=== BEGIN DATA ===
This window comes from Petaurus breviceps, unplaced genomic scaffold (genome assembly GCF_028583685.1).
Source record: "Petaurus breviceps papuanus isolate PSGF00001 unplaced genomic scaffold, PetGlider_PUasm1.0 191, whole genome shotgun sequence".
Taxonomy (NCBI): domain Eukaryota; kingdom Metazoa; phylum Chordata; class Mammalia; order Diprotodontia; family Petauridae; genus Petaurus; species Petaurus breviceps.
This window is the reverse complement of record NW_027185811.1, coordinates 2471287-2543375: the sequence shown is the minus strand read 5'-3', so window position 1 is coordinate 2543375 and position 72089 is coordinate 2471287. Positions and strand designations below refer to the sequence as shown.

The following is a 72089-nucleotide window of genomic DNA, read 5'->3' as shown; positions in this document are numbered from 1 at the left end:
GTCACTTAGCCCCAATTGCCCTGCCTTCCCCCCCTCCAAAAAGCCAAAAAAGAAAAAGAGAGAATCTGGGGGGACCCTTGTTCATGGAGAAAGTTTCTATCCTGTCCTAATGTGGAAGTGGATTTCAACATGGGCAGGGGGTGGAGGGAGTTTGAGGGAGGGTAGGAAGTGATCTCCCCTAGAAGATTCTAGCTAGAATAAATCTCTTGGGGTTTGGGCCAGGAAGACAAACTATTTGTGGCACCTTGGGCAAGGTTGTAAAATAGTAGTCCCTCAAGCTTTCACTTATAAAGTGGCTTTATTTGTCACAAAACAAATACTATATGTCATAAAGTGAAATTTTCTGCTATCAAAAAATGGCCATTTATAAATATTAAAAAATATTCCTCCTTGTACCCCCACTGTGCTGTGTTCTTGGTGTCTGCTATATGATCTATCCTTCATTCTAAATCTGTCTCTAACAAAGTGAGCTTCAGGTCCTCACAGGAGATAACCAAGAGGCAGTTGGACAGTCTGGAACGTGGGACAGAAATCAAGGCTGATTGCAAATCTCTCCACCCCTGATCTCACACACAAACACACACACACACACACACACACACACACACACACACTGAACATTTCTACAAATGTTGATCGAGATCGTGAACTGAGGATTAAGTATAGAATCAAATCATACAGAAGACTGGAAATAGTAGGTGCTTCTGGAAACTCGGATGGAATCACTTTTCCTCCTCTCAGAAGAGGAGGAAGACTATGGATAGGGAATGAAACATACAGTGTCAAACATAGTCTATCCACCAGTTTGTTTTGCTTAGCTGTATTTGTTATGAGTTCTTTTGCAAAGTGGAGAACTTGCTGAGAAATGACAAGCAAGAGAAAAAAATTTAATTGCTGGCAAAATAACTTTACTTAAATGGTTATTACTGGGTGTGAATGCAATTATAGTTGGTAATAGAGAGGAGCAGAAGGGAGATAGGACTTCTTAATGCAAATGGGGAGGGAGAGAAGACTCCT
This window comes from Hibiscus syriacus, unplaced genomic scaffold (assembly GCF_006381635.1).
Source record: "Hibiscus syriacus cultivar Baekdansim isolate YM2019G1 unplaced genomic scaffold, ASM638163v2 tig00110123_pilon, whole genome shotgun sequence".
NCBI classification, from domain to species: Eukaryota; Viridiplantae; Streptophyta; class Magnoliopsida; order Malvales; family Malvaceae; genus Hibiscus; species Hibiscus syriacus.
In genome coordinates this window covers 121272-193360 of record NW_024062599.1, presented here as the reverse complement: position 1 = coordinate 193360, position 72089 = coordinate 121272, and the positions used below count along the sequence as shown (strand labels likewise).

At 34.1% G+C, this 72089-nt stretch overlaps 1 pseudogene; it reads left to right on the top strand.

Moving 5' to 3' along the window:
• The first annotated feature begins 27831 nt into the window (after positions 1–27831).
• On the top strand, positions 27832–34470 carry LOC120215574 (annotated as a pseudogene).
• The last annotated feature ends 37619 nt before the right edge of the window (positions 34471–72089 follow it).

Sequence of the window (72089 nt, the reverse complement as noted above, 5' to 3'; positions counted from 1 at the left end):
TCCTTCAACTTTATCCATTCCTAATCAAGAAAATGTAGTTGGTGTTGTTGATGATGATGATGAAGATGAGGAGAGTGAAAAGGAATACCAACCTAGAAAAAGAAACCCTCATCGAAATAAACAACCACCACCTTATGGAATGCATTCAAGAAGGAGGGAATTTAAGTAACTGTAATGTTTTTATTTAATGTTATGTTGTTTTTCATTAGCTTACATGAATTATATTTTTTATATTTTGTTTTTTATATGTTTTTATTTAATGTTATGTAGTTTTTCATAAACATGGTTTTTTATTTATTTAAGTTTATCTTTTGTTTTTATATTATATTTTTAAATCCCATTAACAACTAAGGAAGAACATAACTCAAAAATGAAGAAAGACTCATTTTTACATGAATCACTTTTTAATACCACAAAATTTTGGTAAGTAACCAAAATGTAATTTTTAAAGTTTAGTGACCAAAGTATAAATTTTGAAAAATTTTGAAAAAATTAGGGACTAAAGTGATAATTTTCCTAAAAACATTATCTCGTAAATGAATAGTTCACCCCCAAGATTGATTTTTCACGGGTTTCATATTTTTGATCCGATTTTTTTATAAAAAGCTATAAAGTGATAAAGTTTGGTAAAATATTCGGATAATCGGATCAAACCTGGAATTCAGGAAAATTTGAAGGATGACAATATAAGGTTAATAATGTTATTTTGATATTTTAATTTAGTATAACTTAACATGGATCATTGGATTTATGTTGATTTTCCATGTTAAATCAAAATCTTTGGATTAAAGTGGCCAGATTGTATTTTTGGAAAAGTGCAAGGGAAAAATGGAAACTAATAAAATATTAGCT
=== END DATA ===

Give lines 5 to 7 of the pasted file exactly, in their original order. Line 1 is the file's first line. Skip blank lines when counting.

The following is a 72089-nucleotide window of genomic DNA, read 5'->3' as shown; positions in this document are numbered from 1 at the left end:
GTCACTTAGCCCCAATTGCCCTGCCTTCCCCCCCTCCAAAAAGCCAAAAAAGAAAAAGAGAGAATCTGGGGGGACCCTTGTTCATGGAGAAAGTTTCTATCCTGTCCTAATGTGGAAGTGGATTTCAACATGGGCAGGGGGTGGAGGGAGTTTGAGGGAGGGTAGGAAGTGATCTCCCCTAGAAGATTCTAGCTAGAATAAATCTCTTGGGGTTTGGGCCAGGAAGACAAACTATTTGTGGCACCTTGGGCAAGGTTGTAAAATAGTAGTCCCTCAAGCTTTCACTTATAAAGTGGCTTTATTTGTCACAAAACAAATACTATATGTCATAAAGTGAAATTTTCTGCTATCAAAAAATGGCCATTTATAAATATTAAAAAATATTCCTCCTTGTACCCCCACTGTGCTGTGTTCTTGGTGTCTGCTATATGATCTATCCTTCATTCTAAATCTGTCTCTAACAAAGTGAGCTTCAGGTCCTCACAGGAGATAACCAAGAGGCAGTTGGACAGTCTGGAACGTGGGACAGAAATCAAGGCTGATTGCAAATCTCTCCACCCCTGATCTCACACACAAACACACACACACACACACACACACACACACACACACACTGAACATTTCTACAAATGTTGATCGAGATCGTGAACTGAGGATTAAGTATAGAATCAAATCATACAGAAGACTGGAAATAGTAGGTGCTTCTGGAAACTCGGATGGAATCACTTTTCCTCCTCTCAGAAGAGGAGGAAGACTATGGATAGGGAATGAAACATACAGTGTCAAACATAGTCTATCCACCAGTTTGTTTTGCTTAGCTGTATTTGTTATGAGTTCTTTTGCAAAGTGGAGAACTTGCTGAGAAATGACAAGCAAGAGAAAAAAATTTAATTGCTGGCAAAATAACTTTACTTAAATGGTTATTACTGGGTGTGAATGCAATTATAGTTGGTAATAGAGAGGAGCAGAAGGGAGATAGGACTTCTTAATGCAAATGGGGAGGGAGAGAAGACTCCT
This window comes from Hibiscus syriacus, unplaced genomic scaffold (assembly GCF_006381635.1).